Australia-Singapore Digital Economy Agreement: Digital trade for business resilience and economic recovery
The Australia-Singapore Digital Economy Agreement (DEA) entered into force on 8 December 2020. A ground-breaking bilateral trade agreement, the DEA sets a global benchmark for digital trade rules and is paving the way for comprehensive cooperation across the digital economy.
It is a timely agreement. The digital economy has been critical to keeping supply chains moving and businesses open during the COVID-19 pandemic. Accelerated by the pandemic, digital technology will continue to transform the way businesses operate and interact with global customers. Supporting the growth of digital trade through agreements like the DEA will be essential to building business resilience and contributing to economic recovery.
While the Singapore-Australia Free Trade Agreement (SAFTA), signed in 2003, was one of the first agreements in the world to include commitments on e-commerce, the digital economy has since developed into an essential economic enabler for all trade. Upon entry into force, the DEA upgraded the SAFTA, providing modernised trade rules that reduce barriers and assist businesses and consumers to engage with and benefit from digital trade and the digital economy.
Industry faces a range of barriers when engaging in the global digital economy, including data localisation requirements, restrictions on cross-border data transfers, and threats to data security.
The DEA addresses these barriers by establishing landmark digital trade rules that provide certainty and build trust in the online environment, maintain protections for consumers and push back on a concerning trend towards restrictions on digital trade.
A key outcome from the Agreement is the prevention of unnecessary restrictions on the transfer and location of data while preserving privacy requirements for personal information. This supports businesses operating between Australia and Singapore, including in the financial services sector.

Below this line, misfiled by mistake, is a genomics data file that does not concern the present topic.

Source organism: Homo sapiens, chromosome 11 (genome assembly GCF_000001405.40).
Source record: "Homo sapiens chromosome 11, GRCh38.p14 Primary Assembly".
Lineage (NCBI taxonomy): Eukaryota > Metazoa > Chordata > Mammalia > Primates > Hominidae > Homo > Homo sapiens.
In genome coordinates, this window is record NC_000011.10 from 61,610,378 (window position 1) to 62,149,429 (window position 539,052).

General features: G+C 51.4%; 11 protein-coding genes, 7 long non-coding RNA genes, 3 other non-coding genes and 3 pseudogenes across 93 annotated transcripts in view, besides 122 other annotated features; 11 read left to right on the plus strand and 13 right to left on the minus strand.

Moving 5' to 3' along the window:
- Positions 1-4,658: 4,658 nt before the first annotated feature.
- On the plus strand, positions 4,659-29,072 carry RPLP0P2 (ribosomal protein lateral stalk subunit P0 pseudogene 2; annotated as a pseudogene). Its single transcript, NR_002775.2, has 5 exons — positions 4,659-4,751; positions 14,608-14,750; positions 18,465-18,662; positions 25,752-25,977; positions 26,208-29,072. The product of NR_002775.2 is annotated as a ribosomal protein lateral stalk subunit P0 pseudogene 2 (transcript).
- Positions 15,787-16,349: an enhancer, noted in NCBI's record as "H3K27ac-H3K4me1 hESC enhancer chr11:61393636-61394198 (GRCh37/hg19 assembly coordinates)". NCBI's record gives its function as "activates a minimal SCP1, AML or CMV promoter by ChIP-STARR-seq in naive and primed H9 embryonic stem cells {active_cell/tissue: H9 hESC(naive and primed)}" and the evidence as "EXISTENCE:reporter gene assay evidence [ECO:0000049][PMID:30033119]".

The Agreement also provides improved protections for source code, providing greater certainty for Australian developers of both bespoke and mass-market software.
There are also new commitments on e-invoicing and e-payment frameworks, to ensure these are implemented in a way that is compatible and based on international frameworks, supporting more seamless cross-border trade.
Additionally, cooperation through the DEA is already underway in key areas of the digital economy, including data innovation, personal data protection and artificial intelligence. Australia and Singapore are trialling the use of blockchain to simplify the exchange of trade documents, to reduce administrative costs and increase trade efficiency. Cooperative work is now underway towards mutual recognition of our digital identities systems to streamline government and business processes in areas such as student visa applications.
Australia and Singapore ’s leadership on digital trade complements our work in advocating for high-quality digital trade outcomes in the Comprehensive and Progressive Agreement for Trans-Pacific Partnership (CPTPP) and the Regional Comprehensive Economic Partnership (RCEP). Australia is also co-convenor with Singapore and Japan of the World Trade Organization (WTO) Joint Statement Initiative on E-Commerce currently being negotiated among 86 WTO members.
While the DEA is significant, the Government views the Agreement as a step towards greater regional cooperation to foster a more open and innovative digital economy.
Ongoing work on digital trade through trade agreements such as the DEA is further complemented by the Government ’s JobMaker Digital Business Plan to enable businesses to take advantage of digital technologies to grow their businesses and create jobs as part of a broader economic recovery plan. This supports the Government ’s goal for Australia to be a leading digital economy and society by 2030.
For more information about outcomes from the DEA, you can visit DFAT ’s Australia-Singapore Digital Economy Agreement webpage.